Hong Kong protests: Police use water cannon for first time against demonstrators

Hong Kong police have used water cannon against anti-government protesters for the first time during a second successive day of demonstrations in the former British colony.

There have been skirmishes between officers and brick-throwing activists following a pro-democracy march in Kwai Fong in the New Territories, where tens of thousands of people took to the streets.

A large crowd attended a rally in a park but another group of protesters took over a main street nearby, putting up barricades with traffic barriers and cones.

Police tried to disperse them by firing tear gas but protesters reacted by hurling bricks and other objects towards the officers in the Tsuen Wan area.

At least one petrol bomb was thrown by protesters, some of whom then moved down narrow side streets where the water cannon could not follow.

Police said: “Some radical protesters have removed railings… and set up barricades with water-filled barriers, bamboo sticks, traffic cones and other objects.

“Such acts neglect the safety of citizens and road users, paralysing traffic in the vicinity.”

The violence came a day after similar clashes in the Kowloon Bay district, where authorities arrested 29 people for offences including unlawful assembly, possession of offensive weapons and assaulting police officers.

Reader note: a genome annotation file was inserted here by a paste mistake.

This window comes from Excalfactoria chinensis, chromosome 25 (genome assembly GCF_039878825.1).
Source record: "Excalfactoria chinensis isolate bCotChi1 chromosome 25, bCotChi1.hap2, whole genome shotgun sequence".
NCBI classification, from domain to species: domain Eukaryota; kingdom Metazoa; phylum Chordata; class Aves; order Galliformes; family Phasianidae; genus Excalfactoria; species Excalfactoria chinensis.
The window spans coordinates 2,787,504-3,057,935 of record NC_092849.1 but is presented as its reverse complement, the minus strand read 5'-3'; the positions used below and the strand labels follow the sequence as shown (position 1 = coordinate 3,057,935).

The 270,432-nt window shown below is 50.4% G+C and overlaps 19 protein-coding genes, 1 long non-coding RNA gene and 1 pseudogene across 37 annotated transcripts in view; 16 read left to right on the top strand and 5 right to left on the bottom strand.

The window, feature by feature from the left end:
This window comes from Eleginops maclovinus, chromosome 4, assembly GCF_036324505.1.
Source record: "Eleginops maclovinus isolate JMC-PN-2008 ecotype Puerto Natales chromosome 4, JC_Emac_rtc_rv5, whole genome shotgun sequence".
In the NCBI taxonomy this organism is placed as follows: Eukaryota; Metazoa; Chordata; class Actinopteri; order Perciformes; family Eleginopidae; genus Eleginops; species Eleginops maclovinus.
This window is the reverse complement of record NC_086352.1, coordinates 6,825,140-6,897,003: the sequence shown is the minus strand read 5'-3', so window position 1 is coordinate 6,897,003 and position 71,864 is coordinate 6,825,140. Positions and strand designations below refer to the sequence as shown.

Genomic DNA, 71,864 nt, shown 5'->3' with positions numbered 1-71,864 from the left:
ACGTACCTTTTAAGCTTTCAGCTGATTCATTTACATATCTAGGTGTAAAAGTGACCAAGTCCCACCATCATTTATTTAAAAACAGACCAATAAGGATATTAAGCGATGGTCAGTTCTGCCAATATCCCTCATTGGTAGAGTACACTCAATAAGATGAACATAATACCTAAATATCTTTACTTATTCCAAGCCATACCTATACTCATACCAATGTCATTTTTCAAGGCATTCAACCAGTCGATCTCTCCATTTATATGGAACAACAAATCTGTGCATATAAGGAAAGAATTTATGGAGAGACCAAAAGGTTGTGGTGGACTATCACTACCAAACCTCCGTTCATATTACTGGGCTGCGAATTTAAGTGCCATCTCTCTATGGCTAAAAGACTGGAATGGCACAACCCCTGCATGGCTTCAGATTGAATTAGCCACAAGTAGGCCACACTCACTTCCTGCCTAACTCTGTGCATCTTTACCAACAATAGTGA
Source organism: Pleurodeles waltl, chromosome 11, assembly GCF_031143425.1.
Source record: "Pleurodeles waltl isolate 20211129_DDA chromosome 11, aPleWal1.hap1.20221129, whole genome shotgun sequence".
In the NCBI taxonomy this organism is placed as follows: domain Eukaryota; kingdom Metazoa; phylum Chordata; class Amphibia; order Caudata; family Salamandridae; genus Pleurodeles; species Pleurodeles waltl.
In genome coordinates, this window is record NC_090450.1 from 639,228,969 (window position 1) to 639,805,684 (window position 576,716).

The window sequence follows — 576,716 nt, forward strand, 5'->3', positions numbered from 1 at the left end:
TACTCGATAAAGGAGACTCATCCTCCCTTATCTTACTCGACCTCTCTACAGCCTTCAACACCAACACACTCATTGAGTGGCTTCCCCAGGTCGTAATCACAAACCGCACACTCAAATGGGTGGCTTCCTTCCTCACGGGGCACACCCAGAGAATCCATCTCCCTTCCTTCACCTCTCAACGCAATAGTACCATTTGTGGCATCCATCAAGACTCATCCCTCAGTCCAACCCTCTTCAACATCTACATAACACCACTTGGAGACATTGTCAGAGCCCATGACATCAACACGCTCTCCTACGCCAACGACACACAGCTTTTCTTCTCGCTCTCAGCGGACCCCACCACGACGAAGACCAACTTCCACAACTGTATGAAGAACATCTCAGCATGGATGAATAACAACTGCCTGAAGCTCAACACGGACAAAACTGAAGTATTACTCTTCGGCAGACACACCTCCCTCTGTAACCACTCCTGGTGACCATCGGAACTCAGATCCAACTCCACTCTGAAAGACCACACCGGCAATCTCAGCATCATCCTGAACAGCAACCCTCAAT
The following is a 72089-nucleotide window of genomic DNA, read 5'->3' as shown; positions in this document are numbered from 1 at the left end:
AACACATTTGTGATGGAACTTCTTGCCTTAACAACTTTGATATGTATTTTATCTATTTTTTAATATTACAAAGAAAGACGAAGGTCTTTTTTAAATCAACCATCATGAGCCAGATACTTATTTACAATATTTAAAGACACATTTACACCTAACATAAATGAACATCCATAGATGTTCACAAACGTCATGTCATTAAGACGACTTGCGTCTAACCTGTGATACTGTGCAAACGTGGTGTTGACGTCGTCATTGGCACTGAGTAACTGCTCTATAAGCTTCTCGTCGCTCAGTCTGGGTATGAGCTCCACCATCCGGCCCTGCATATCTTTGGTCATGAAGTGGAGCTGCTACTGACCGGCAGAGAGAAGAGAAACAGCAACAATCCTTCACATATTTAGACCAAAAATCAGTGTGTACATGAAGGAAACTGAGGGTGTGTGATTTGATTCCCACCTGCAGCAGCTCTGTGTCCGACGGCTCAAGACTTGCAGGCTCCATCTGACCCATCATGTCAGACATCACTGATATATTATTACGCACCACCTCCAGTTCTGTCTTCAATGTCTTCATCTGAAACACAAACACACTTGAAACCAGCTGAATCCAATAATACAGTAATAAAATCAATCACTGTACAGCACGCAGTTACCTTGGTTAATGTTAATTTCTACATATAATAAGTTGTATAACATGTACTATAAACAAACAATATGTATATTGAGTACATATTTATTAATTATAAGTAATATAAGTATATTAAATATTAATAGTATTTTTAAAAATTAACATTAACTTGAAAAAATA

Two crowd-control vehicles fitted with water cannons were deployed on the streets on Sunday.

The South China Morning Post reported the custom-built French trucks have 15 high-pressure cannons each.

Two cannons on the roof can fire more than 1,200 litres of water a minute over a distance of 50 metres. The water can be mixed with tear gas or liquid dye as well.

The cannons should only be aimed at the lower limbs of the protesters, according to guidelines.

An assistant commissioner of police overseeing operations is allowed to authorise deployment of the water cannon after assessing threats.

The trucks arrived in the city in May last year.

The latest wave of demonstrations began almost three months ago over a now-suspended bill which would allow criminal suspects in Hong Kong to be extradited to mainland China.

The protests are also fuelled by concerns about the erosion of freedoms guaranteed under the “one country, two systems” formula that was put in place after the territory returned from UK to Chinese rule in 1997.

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